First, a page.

Cozy Bear and Fancy Bear: did Russians hack Democratic party and if so, why?

A link between the DNC hack has not been proved or officially alleged, but, one analyst observed, ‘if everything else looks completely implausible, what’s left is probably what’s happening’.

In April of last year, at 10pm on a Wednesday, French network TV5Monde suddenly began to broadcast Islamic State logos and slogans in French, Arabic and English. Simultaneously the broadcaster’s Facebook page began to post inflammatory messages. “Soldiers of France, stay away from the Islamic State!” read one. “You have the chance to save your families, take advantage of it.”

Je suIS IS,” read another.

But the second message was a lie.

According to security researchers, the culprit was a Russian hacking team long believed by cybersecurity analysts in and outside the US government to be working for the country’s largest intelligence agency, GRU. Fascinated researchers have given it a variety of names: APT 28, Strontium, the Sofacy Group, and Fancy Bear.

Last week, WikiLeaks distributed 20,000 emails from the Democratic National Committee (DNC) obtained after Fancy Bear and another hacking team believed to be tied to a competing Russian intelligence service, known as Cozy Bear, breached the DNC’s internal network. Cozy Bear is believed to have entered the network a year before and waited quietly, gathering information and cataloging emails. Fancy Bear came later. WikiLeaks’ consistent position is not to discuss its source and to push back against suggestions that it gained the data from either Bear.

The Bears have three important things in common: expensive digital tools, suggesting state sponsorship; an interest in pursuing sensitive, embarrassing or strategically significant information, rather than financially beneficial data; and a choice of targets that align with Russian political objectives. Both Bears infiltrated the DNC: Cozy beginning in summer 2015, Fancy in April this year.

Fancy Bear has been known to researchers for seven years, notably in disinformation campaigns in the Caucasian nation of Georgia. Cozy Bear came to prominence last year, when researchers at Kaspersky Lab pinned devastating hacks of the unclassified state department and White House networks on the group.

Senior US government sources are not primarily concerned with WikiLeaks’ role in the affair. Their alarm, shared by cybersecurity researchers, is that a Russian hacking operation they consider tied to the Russian government has taken a step toward attacking an element of the US political apparatus.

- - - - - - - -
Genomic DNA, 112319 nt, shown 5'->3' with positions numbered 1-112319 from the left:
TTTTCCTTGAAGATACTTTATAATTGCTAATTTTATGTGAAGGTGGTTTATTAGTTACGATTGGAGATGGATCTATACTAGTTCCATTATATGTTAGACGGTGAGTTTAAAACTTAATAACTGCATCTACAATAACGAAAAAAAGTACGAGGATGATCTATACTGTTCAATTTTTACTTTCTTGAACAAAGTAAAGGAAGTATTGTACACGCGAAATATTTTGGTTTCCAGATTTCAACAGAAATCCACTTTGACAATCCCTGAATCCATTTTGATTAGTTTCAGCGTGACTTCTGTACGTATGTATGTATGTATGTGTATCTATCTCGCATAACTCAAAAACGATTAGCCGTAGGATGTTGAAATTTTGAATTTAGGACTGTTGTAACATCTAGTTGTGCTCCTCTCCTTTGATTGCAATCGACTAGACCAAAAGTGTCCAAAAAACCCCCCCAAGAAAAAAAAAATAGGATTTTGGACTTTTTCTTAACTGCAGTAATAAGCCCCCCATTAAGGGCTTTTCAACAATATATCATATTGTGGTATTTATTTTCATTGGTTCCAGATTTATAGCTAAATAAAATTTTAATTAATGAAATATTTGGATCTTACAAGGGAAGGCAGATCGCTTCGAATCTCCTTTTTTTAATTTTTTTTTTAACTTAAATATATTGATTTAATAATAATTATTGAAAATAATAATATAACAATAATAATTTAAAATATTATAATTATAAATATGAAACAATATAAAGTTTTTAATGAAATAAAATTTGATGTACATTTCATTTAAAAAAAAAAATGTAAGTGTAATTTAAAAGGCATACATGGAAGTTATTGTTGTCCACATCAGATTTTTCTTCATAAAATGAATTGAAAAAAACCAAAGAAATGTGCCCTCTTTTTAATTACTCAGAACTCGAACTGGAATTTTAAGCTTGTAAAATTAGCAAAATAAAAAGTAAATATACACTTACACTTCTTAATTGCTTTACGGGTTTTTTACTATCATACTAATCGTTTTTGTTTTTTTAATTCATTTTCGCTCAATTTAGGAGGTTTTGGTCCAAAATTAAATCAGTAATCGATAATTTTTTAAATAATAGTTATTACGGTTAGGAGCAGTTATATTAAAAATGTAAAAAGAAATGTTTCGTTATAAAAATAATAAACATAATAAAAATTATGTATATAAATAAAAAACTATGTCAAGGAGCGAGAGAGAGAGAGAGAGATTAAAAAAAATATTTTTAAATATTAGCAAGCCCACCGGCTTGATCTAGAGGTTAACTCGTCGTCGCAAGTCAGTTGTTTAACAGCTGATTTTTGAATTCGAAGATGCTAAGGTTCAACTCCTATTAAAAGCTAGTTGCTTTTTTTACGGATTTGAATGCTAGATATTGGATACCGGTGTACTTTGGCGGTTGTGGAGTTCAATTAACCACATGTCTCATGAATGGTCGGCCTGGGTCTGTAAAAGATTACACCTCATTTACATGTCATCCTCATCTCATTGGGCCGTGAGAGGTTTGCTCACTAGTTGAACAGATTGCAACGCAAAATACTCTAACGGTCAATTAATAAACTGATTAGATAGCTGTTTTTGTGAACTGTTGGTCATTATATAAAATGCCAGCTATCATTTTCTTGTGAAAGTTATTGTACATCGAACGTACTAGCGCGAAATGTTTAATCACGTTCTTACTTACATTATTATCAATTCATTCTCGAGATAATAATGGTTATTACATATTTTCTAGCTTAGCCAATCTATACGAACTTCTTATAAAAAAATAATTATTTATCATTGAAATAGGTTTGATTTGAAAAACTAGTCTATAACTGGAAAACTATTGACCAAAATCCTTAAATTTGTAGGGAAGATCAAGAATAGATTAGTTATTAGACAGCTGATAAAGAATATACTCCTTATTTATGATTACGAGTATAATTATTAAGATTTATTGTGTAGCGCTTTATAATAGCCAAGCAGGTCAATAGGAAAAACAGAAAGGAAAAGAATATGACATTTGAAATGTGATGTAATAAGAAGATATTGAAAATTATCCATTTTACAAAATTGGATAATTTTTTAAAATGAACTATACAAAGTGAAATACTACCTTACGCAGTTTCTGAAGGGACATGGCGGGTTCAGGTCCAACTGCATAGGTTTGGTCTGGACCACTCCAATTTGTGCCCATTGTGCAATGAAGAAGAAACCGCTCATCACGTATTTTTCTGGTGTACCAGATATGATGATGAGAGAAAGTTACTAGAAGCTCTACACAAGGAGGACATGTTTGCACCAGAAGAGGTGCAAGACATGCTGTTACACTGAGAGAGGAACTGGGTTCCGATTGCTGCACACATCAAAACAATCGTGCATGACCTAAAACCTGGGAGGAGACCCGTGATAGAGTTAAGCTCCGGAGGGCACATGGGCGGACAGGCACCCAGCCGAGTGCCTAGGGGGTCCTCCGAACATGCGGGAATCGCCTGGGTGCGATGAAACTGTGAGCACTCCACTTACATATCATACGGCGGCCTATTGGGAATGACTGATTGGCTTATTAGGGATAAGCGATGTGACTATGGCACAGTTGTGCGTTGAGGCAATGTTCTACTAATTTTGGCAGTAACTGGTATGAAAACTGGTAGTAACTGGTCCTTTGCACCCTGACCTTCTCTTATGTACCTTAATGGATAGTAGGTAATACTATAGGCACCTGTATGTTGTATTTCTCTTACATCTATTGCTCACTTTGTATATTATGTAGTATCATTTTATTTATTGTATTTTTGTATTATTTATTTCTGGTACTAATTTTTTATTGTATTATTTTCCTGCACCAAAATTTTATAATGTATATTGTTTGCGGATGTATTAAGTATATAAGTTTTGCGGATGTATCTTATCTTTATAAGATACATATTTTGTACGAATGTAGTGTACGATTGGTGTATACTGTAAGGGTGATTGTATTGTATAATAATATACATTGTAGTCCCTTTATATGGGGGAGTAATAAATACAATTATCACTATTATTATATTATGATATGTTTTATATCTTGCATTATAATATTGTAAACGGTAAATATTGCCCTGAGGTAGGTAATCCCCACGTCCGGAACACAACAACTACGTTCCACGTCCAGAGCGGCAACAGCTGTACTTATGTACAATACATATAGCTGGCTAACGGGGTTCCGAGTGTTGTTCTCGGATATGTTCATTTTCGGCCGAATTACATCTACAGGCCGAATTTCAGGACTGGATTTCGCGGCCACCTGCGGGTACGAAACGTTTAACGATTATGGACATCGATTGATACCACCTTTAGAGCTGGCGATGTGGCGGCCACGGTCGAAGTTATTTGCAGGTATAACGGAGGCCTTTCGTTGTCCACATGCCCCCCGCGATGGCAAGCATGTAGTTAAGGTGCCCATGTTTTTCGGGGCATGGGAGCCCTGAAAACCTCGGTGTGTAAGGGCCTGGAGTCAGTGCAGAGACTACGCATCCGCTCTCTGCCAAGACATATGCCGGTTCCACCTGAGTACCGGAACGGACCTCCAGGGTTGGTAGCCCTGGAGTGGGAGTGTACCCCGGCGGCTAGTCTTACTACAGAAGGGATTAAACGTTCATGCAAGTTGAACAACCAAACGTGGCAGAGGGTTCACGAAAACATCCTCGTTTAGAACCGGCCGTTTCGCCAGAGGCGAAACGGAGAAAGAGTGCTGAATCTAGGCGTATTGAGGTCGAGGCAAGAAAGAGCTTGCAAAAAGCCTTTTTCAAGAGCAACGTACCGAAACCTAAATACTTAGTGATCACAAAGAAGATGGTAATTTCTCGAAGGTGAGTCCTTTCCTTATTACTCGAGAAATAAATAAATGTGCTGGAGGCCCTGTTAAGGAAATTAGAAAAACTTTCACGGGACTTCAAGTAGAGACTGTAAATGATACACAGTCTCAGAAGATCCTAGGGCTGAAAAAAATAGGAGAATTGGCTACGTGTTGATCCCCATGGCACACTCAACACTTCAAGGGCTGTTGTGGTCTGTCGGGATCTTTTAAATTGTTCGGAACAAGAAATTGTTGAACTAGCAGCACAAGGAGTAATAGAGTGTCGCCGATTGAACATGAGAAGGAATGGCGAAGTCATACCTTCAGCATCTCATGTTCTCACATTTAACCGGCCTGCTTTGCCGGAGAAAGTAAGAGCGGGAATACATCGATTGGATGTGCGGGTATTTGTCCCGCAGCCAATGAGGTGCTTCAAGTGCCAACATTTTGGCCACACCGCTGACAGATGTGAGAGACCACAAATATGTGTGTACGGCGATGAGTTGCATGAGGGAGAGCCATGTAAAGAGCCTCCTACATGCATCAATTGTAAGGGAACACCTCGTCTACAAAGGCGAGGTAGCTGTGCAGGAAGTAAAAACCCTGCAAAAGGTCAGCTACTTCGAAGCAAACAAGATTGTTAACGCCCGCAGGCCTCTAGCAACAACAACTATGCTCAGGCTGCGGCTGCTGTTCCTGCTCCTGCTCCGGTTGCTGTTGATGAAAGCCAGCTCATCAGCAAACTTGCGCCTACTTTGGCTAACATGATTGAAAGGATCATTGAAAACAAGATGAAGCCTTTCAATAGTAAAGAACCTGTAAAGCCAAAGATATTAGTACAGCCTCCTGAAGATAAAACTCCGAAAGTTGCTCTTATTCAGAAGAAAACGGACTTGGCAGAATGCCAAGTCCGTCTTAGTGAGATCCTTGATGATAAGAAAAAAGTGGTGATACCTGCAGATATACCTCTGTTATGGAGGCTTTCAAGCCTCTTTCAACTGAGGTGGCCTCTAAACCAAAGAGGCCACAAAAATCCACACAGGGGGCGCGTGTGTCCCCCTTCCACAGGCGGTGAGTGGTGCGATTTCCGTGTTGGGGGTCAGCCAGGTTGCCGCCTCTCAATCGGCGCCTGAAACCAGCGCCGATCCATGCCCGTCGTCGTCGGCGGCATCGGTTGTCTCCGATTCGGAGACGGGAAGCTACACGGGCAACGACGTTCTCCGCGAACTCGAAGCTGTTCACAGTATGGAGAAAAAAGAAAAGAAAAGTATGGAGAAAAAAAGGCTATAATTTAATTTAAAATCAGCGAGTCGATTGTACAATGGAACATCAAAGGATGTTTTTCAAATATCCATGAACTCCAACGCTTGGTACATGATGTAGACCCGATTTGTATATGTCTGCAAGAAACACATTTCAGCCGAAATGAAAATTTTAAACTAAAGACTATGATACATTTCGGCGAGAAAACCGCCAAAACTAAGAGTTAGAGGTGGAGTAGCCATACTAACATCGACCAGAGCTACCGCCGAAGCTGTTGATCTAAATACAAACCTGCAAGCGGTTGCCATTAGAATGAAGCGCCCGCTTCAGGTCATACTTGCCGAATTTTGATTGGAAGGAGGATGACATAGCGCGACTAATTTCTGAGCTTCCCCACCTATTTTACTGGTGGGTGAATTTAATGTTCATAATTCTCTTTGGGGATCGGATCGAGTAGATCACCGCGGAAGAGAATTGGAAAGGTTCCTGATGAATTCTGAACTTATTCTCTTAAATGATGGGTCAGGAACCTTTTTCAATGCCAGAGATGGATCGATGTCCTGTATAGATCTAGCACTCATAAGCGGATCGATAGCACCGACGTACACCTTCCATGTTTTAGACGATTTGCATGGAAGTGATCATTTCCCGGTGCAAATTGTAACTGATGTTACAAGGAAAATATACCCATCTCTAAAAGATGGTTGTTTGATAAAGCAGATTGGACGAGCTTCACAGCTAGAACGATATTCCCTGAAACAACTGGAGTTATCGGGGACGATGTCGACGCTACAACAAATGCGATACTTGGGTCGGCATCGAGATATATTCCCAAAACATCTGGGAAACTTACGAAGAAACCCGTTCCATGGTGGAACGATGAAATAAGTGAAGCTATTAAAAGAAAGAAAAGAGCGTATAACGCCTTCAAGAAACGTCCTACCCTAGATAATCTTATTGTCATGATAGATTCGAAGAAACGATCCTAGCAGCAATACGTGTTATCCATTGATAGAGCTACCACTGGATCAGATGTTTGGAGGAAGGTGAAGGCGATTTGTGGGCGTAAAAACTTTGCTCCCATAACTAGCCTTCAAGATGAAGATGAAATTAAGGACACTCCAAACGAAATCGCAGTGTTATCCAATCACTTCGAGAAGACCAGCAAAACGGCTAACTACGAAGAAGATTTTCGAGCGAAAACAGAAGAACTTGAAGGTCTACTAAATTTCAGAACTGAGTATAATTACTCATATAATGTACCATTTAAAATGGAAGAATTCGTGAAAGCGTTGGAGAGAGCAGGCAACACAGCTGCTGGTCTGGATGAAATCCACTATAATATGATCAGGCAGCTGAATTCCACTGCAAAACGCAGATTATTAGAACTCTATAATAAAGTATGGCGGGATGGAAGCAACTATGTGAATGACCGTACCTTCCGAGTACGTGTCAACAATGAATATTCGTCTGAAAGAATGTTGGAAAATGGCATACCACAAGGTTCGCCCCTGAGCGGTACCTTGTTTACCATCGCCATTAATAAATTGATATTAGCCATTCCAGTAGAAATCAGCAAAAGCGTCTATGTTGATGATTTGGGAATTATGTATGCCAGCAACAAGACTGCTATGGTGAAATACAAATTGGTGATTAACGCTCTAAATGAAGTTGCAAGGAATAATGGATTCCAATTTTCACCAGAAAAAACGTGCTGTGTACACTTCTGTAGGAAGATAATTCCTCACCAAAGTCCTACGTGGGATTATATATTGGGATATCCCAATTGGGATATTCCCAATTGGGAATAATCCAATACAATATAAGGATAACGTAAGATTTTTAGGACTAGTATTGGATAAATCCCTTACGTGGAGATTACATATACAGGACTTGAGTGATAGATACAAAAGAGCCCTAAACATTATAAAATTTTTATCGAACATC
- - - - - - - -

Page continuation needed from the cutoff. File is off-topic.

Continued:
Previously the Bears stalked eastern European countries and multinational organizations implicated in Russian national objectives. Now, although attributing responsibility for online breaches is an inferential affair, many in the US government and cybersecurity circles see the Bears in their backyards. And not only are they grabbing data, they are taking the highly unusual step of spreading it, where it can be published to the embarrassment of prominent US politicians.

“Targeting a political campaign, trying to find out everything you can about the next leader of the free world, is fair game for intelligence services, as much as we hate it. That’s a valid intelligence target,” said Toni Gidwani, a former Defense Intelligence Agency (DIA) analyst who is now chief researcher for the cybersecurity firm ThreatConnect.

“Dumping this much information and [leaving] very much the sense that there’s more to come, we have to ask different questions about what the Russian objectives are and what they think is going to happen.”

Neither the DIA nor the FBI, which has an investigation open into the DNC hack, would address whether it assesses Fancy Bear to be an instrument of the Russian intelligence apparatus. Some administration officials are unsure whether the US would make a public accusation against the Russians. But, one said, the administration is coming to the conclusion that Moscow is responsible for the hack, despite foreign minister Sergey Lavrov’s protestations.

The blurred distinction between espionage and attack online has outpaced thinking about deterrence and reprisal, meaning both an intrusion and an accusation carries the risk of escalating beyond tolerable levels. One senior official notes that the executive branch tends to be “highly circumspect” about pointing a finger at Russia.

That escalation risk is heightened because of the mystery surrounding the DNC hack. If it is the Russians, the change represented by making stolen data public raises questions on questions: did something go wrong? Or did Russia mean to push the envelope with its principal geopolitical rival? Or could cybersecurity analysts be wrong, and the ties between the Bears and Russian government objectives be less substantial than they believe?